ICE Is Building 'Hyper-Realistic' Replicas of Arizona Neighborhoods

ICE agents
Immigration and Customs Enforcement
Keep New Times Free
I Support
  • Local
  • Community
  • Journalism
  • logo

Support the independent voice of Phoenix and help keep the future of New Times free.

U.S. Immigration and Customs Enforcement is building an "urban warfare" training facility featuring "hyper-realistic" simulations of Arizona neighborhoods at an Army post in Georgia, according to an acquisition form published by the agency on Tuesday.

ICE inadvertently revealed more information about the facility than intended when the agency failed to properly redact the document. Newsweek broke the story on Wednesday after independent journalist Darwin BondGraham shared screenshots and a link to the documents published by ICE on Twitter. Newsweek spotted the agency's latest redaction gaffe by copying and pasting the acquisition form's contents into a word processor.

The form to procure "hyper-realistic training devices" for the agency was published on the Federal Business Opportunities website. ICE is setting up a new training facility at the Office of Firearms and Tactical Programs'  Tactical Operations Complex in Fort Benning, Georgia.

"ICE is in the process of expanding its Special Response Teams (SRT) stationed throughout the United States and Puerto Rico," the document states. "These teams require access to hyper-realistic training venues."

Specifically, ICE is seeking to build a training facility that "simulates residential houses, apartment, hotels, government facilities, and commercial buildings" to "emulate structures the teams will encounter across the United States."

ICE wants to spent nearly $1 million to build the "state-of-the-art tactical training facility" and is set on including an "Arizona style replica" facility to train ICE agents and a "Chicago style replica." The simulations are intended to be so realistic that they will mimic details down to "the number of dishes left on the table, toys in the yard, lighting, furniture, etc."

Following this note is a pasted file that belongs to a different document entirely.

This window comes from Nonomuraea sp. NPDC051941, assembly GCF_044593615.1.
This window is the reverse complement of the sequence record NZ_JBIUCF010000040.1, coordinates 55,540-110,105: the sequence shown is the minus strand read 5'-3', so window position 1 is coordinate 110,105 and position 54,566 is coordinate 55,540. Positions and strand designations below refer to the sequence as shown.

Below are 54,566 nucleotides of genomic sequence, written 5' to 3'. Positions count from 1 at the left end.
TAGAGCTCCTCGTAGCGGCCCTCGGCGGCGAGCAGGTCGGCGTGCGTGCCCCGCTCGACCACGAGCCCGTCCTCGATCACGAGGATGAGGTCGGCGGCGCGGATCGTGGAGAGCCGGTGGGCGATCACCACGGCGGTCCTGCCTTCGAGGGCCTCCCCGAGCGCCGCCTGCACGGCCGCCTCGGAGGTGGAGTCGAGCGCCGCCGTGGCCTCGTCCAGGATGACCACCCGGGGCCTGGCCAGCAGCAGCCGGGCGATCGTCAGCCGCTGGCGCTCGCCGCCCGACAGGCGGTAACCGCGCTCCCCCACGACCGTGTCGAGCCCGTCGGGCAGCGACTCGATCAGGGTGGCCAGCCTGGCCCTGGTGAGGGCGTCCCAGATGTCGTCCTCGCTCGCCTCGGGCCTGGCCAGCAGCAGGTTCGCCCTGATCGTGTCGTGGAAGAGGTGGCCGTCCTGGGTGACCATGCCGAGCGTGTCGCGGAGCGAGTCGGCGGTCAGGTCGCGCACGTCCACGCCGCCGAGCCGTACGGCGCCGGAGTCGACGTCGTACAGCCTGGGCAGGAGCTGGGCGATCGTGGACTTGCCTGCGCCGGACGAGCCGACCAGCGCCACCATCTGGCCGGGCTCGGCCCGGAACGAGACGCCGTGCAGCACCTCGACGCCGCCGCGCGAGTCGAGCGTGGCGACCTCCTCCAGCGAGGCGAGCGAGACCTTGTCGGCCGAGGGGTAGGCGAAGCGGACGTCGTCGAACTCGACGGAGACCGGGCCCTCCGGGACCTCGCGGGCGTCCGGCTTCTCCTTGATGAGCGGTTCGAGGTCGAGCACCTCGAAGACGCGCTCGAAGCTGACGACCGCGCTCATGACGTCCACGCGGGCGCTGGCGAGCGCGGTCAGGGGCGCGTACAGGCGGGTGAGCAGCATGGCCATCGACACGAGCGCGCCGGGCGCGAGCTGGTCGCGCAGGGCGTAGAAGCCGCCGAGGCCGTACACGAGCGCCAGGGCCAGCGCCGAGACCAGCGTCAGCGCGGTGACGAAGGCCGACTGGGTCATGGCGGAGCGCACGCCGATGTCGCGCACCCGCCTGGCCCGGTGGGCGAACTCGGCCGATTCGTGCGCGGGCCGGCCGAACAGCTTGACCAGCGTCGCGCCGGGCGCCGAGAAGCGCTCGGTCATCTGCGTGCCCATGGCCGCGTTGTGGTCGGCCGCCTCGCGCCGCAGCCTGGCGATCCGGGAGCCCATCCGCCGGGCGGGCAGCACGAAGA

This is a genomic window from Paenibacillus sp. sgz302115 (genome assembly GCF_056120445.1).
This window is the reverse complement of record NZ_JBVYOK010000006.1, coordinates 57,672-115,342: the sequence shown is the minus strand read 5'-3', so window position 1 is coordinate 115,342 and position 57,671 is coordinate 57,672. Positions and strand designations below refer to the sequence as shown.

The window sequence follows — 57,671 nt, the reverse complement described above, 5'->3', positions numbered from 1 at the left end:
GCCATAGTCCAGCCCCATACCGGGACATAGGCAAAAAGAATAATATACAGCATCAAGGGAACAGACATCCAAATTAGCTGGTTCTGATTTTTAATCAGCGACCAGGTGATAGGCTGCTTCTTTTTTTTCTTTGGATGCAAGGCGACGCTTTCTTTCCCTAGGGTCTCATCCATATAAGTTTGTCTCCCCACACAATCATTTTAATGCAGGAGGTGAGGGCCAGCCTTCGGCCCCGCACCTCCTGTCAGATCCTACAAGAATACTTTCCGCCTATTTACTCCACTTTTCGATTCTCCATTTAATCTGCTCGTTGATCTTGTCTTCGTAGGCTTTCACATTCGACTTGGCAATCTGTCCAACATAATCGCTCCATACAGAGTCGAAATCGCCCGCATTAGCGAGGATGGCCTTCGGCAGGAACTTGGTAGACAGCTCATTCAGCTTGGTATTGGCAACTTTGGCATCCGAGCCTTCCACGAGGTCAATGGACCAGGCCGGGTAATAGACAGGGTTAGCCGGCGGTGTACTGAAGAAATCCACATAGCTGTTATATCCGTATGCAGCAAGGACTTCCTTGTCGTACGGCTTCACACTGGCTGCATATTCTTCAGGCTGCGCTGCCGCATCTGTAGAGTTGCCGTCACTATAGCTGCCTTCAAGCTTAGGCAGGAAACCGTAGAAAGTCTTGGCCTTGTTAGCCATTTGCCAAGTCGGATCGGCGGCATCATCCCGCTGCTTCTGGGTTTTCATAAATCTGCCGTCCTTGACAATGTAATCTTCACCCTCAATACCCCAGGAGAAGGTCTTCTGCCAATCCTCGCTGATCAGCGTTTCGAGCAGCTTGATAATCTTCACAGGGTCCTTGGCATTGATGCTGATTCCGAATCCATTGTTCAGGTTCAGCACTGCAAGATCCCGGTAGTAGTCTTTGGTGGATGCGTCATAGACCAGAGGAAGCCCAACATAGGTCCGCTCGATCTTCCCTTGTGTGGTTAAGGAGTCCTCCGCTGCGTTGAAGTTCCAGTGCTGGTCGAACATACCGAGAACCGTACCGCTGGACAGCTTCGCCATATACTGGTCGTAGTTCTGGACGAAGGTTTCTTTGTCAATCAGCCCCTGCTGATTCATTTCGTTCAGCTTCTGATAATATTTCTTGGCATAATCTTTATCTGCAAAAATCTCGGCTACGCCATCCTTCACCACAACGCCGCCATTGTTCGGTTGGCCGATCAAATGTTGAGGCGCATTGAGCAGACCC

The "replication of battlefield conditions in the training environment" will be used to "minimize risk to our Special Agents, Deportation Officer, and SRT operators during high-risk search and arrest warrants, fugitive operations, undercover operations, hostage rescue, gang operations, etc," documents published by ICE state.

ICE has already selected a vendor — Strategic Operations Inc. — from which to purchase the "hyper-realistic training devices," and is seeking approval to award $961,347 to the company. ICE is constructing 50 additional buildings at Fort Benning and will add "additional U.S. city layouts and designs" later on. For now, it seems Arizona and Chicago are priorities for the agency. 

ICE is spending $355,652 to construct the Arizona replica training facility.

Yasmeen Pitts O'Keefe, a spokesperson for ICE, sent a statement about its redactions to the document when asked why the agency is interested in simulating the experience of ICE operations in Arizona.

"The location information listed in the previously posted Federal Business Opportunity notice did not need to be redacted," the statement said. "Out of an abundance of caution, ICE decided to redact the location of the training facility. The opportunity notice has been re-posted without the redactions."

ICE removed the document from the Federal Business Opportunities website not long after BondGraham pointed it out. But a Georgia radio station downloaded the document before it was deleted and shared it online.

Keep Phoenix New Times Free... Since we started Phoenix New Times, it has been defined as the free, independent voice of Phoenix, and we would like to keep it that way. Offering our readers free access to incisive coverage of local news, food and culture. Producing stories on everything from political scandals to the hottest new bands, with gutsy reporting, stylish writing, and staffers who've won everything from the Society of Professional Journalists' Sigma Delta Chi feature-writing award to the Casey Medal for Meritorious Journalism. But with local journalism's existence under siege and advertising revenue setbacks having a larger impact, it is important now more than ever for us to rally support behind funding our local journalism. You can help by participating in our "I Support" membership program, allowing us to keep covering Phoenix with no paywalls.

We use cookies to collect and analyze information on site performance and usage, and to enhance and customize content and advertisements. By clicking 'X' or continuing to use the site, you agree to allow cookies to be placed. To find out more, visit our cookies policy and our privacy policy.


Join the New Times community and help support independent local journalism in Phoenix.


Join the New Times community and help support independent local journalism in Phoenix.